Legal Search Marketing – Six Steps for Successful Local Marketing

Clients come from all walks of life, they go online at all hours of the day, they point, they click, they research and buy online. In fact, 97% of consumers research online before they make a purchase. This means prospects may be looking for your particular area of expertise right now. Yet you could be one of many attorneys who lose revenue each year by neglecting to maximize your firm’s online visibility in your area.

Internet searches are becoming increasingly more localized and specific to geographic locations. Local search is on the rise as people become more sophisticated search engine users. Because most people seeking legal assistance start their search on Google by entering their location and the specialty they need, local search should be considered part of a firm’s online marketing strategy.

Consider these statistics regarding local search:

  • 82% of local searchers follow up offline via an in-store visit, phone call or purchase (comScore)
  • 73% of online activity is related to local content (Google)
  • 66% of Americans use online local search, like Google local search, to locate local businesses (TMP/comScore/proprietary average)
  • 54% of Americans prefer the Internet and local search over phone books (comScore networks)

Clearly, having a well-defined local Internet marketing strategy can be crucial to certain businesses, particularly attorneys whose main source of business is their communities. [Read more…]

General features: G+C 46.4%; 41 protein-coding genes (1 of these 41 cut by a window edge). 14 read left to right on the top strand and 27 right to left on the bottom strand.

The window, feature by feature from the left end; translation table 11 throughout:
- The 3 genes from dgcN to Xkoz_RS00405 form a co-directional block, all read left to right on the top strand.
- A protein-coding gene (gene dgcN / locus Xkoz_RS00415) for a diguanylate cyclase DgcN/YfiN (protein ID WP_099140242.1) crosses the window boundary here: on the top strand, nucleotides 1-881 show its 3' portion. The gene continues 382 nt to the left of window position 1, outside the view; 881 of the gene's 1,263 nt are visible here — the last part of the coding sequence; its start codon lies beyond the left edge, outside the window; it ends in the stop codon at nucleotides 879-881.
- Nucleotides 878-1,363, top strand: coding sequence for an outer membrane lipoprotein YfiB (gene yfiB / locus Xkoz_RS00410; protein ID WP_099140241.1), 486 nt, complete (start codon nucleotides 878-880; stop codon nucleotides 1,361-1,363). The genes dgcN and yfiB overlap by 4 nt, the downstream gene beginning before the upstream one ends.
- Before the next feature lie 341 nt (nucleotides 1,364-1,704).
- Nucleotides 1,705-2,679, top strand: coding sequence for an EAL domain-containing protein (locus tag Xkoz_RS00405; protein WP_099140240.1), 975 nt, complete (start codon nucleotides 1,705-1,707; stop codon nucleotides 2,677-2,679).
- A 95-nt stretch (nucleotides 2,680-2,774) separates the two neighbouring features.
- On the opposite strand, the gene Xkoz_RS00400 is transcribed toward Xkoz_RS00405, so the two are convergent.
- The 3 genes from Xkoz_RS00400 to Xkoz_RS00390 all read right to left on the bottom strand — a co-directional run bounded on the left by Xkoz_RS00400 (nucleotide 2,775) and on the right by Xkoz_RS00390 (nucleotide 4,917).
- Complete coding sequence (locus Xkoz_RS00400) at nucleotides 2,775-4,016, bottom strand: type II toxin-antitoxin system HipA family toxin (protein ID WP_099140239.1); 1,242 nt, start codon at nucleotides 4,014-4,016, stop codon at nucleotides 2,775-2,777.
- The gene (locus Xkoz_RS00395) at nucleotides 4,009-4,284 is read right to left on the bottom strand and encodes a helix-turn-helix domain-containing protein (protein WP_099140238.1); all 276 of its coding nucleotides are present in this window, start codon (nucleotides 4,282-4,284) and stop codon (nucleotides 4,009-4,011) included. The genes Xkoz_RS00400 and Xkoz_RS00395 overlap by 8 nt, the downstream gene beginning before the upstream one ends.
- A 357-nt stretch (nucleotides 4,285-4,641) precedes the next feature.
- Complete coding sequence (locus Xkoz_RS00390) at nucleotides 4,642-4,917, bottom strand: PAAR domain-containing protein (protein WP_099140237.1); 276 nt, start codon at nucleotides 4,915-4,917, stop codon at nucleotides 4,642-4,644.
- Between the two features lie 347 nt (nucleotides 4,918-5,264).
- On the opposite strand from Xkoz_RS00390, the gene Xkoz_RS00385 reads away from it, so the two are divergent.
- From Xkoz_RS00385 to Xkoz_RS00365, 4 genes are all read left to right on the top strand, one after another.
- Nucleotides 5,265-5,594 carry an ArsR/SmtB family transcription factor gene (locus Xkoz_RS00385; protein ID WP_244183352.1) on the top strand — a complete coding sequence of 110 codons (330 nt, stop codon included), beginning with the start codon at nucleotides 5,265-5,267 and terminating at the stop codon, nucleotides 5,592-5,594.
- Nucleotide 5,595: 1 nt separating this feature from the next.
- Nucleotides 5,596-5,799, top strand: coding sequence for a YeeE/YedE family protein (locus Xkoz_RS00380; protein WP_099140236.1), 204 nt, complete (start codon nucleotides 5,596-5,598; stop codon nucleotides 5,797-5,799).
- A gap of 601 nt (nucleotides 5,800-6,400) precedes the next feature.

Question – I’ve noticed that Google’s layout has changed. Are there fewer paid listings now?

You’re right! On November 2, Google announced a major change to how sponsored listings would appear on their results pages. In some cases — but not all – ads no longer appear on the top and side rail, but only on the top and bottom of the page. There has never been a layout change as significant as this one and the shift poses many new challenges for advertisers.

Before 11/2/11, results pages included three listings at the top of the page and up to ten listings on the right rail. Advertisers are now competing for fewer spots in the new layout. Based on examples provided by Google, the ad placement shift to the bottom decreases the number of positions to three at the top and two to four at the bottom, a potential fifty percent reduction in listings on the first page of results. Google reports that this change is designed to improve the search experience for users and that it is based on data that ties navigation and click rates to search term and indicates where users are more likely to click based on what they’re looking for. We’ll have to wait and see what the long-term impact is.

Read Google’s official announcement